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‘In a Dream You Saw A Way To Survive’: Slam Poetry Fails to Say Anything New

2.5 Stars

Clementine von Radics’ third poetry collection “In a Dream You Saw a Way To Survive” is unimpressive and feels somewhat underdeveloped. Even with some successful emotional moments, the collection is an essentially an unoriginal transition from slam poetry to the written word. The book is characterized by mainly short and personal poems centered around the arc of recovery from the dissolution of a relationship, the process of letting go, and then falling in love again. Other themes are featured throughout including pieces on mental illness, abortion, and nostalgia, but reflections on heartbreak and healing are the heart of the collection. Other than a few gems with interesting perspectives, the collection is generally lacking and fails to deliver distinctive and memorable works that last beyond momentary emotional beats.

Unfortunately, the language used to discuss heartbreak and infidelity fail to stand out from the broad expanse of work by modern poets working in the vein of Rupi Kaur’s short and punchy poems. Several pieces come off as cliché with lines like, “The mistake was mine for trusting you” and “I am afraid I will love you forever and we will never be in the same room again.” The latter line comes from “The Fear,” a piece that is essentially just two sentences with lines breaks, given the lack of figurative language, imagery, or even surprise that generally characterizes poetry. Pieces like “The Fear” and “Confession:” seem more like diary musings than thoughtfully crafted poetry: They may carry some emotional weight, but ultimately lack the craft or ingenuity it takes to make them compelling. The collection also persistently uses metaphors of birds, broken glass and buildings, mouths; yet, this connection between poems does not seem to build in a meaningful way so much as it just repeats.

The overall organization of the collection is also confusing. While the basic arc of the poems is intuitive, a woman grapples with her partner’s cheating and departure before coming to terms with it and falling in love again, unrelated poems are interspersed. The collection ultimately touches on a myriad of topics but how exactly those other topics fit in the scheme of this romantic development is unclear.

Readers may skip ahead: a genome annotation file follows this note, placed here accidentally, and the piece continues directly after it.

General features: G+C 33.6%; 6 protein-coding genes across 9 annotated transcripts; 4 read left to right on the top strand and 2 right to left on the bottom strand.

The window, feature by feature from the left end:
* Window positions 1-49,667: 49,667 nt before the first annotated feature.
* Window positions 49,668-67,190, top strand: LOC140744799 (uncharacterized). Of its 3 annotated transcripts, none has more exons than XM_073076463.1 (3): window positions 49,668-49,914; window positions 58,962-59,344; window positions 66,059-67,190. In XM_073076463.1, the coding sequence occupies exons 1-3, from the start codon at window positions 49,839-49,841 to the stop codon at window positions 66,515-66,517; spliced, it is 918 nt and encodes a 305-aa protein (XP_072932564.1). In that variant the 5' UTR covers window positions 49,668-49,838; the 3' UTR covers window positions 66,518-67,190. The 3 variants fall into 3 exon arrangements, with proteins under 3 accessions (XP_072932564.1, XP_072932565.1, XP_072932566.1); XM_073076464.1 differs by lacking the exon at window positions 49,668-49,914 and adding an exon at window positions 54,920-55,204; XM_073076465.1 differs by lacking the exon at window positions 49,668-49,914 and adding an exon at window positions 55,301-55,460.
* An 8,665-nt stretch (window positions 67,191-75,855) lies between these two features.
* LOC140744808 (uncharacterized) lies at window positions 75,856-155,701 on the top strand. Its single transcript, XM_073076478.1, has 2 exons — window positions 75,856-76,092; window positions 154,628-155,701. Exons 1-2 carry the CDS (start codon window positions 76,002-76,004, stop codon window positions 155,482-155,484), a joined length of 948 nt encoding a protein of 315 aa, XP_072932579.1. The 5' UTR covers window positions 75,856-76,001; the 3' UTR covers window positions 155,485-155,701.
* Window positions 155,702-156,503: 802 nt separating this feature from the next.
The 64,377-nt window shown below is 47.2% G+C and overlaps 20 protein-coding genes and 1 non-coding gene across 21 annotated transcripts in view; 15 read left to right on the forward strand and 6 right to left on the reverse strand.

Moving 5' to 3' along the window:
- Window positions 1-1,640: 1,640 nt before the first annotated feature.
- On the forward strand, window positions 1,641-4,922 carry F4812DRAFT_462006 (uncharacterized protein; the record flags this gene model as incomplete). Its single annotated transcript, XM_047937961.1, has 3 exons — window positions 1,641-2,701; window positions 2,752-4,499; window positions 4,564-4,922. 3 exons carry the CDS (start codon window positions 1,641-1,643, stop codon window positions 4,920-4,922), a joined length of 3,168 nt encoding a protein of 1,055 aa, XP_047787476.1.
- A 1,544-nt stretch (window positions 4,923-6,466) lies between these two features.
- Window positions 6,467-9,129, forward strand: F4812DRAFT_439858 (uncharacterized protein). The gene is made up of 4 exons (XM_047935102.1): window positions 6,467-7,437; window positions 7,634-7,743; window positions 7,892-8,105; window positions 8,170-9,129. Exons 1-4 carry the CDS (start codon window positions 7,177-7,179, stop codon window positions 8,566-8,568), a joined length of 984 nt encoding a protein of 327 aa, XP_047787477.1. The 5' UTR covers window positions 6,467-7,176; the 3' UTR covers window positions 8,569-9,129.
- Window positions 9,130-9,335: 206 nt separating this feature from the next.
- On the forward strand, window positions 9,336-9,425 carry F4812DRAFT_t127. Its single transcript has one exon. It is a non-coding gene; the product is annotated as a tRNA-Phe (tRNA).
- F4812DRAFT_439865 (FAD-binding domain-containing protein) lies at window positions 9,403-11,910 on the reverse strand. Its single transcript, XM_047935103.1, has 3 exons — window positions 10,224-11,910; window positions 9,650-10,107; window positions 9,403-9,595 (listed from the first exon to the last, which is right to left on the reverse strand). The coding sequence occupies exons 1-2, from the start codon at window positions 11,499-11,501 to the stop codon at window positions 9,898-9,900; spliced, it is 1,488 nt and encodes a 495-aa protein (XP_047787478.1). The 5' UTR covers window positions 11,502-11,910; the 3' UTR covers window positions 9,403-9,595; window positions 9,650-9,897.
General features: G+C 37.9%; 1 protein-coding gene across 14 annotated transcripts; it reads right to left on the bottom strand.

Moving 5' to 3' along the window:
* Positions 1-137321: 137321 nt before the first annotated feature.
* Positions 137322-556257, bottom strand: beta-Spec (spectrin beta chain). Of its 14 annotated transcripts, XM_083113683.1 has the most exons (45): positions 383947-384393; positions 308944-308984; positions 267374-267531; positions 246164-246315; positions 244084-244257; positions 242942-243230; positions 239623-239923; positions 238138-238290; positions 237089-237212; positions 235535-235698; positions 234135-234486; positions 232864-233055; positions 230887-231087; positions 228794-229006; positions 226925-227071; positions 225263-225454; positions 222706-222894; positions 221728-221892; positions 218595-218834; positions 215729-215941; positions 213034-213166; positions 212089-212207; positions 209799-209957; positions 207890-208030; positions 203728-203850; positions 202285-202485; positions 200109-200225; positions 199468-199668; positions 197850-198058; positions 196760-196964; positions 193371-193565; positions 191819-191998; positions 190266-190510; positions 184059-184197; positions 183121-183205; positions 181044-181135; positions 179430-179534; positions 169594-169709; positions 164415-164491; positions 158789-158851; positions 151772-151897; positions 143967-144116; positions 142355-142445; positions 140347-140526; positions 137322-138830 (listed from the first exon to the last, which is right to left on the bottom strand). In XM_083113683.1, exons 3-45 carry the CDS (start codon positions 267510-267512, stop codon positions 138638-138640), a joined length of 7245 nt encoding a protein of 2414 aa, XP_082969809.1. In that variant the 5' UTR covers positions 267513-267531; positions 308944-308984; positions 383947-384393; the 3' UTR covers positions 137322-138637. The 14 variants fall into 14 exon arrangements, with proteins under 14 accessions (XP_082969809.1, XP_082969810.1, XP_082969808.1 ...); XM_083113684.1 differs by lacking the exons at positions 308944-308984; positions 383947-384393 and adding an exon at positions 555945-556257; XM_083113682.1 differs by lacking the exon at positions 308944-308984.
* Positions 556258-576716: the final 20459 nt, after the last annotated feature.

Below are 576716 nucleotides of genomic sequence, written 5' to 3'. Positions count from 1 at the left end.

The collection is actually more successful when it discusses subjects unrelated to romance. For instance, “A Conversation Between My Therapist and the Mouth That Sometimes Belongs to Me” dances around the edges of mania and mental health with unexpected perspectives and development. It demands a second read and unfolds with examination. “Still We Swing” draws on nearly cliché nostalgic beats of adventurous high school summers, but captures all the cathartic angst of “Our dirty scramble of discount limbs… A scream where a family should be.” “Post-term” discusses abortion with incredible brevity and language like “[I] became a pregnant hollow. A swelling brood of Absence” and “I open my mouth and her hands fall out.” The next poem in the collection, “To the Protester Outside the Clinic Who Called Me a Murderer” also presents an impactful perspective on loss and desire but is also an example of a piece that would almost certainly perform better spoken than read.

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Von Radics is one of many spoken word poets to recently publish printed collections of their work. Yet, this type of publication essentially diminishes the critical distinctions between spoken word and traditional poetry, in that spoken word is fundamentally a word-based performance art. Translated to the page, these pieces can often lose some of their kinetic energy and read like prose with less attention paid to concision and visualization on the page. Particularly as performance poetry can now be spread and immortalized through video and the Internet, it is unclear why these pieces need to be reduced to the page when it does not seem to match their intended medium.

Ultimately, Von Radics’ collection features a few unique and fascinating perspectives and manipulations of language, but not enough to leave a lasting impact in the midst of several overworked themes and forms. It is difficult to discern what makes this collection distinctive and memorable, but it makes for a very quick read that often pulls the heartstrings. Perhaps it is better to just look up videos of Von Radics’ performances instead.

—Staff writer Jenna X. Bao can be reached at jenna.bao@thecrimson.com.

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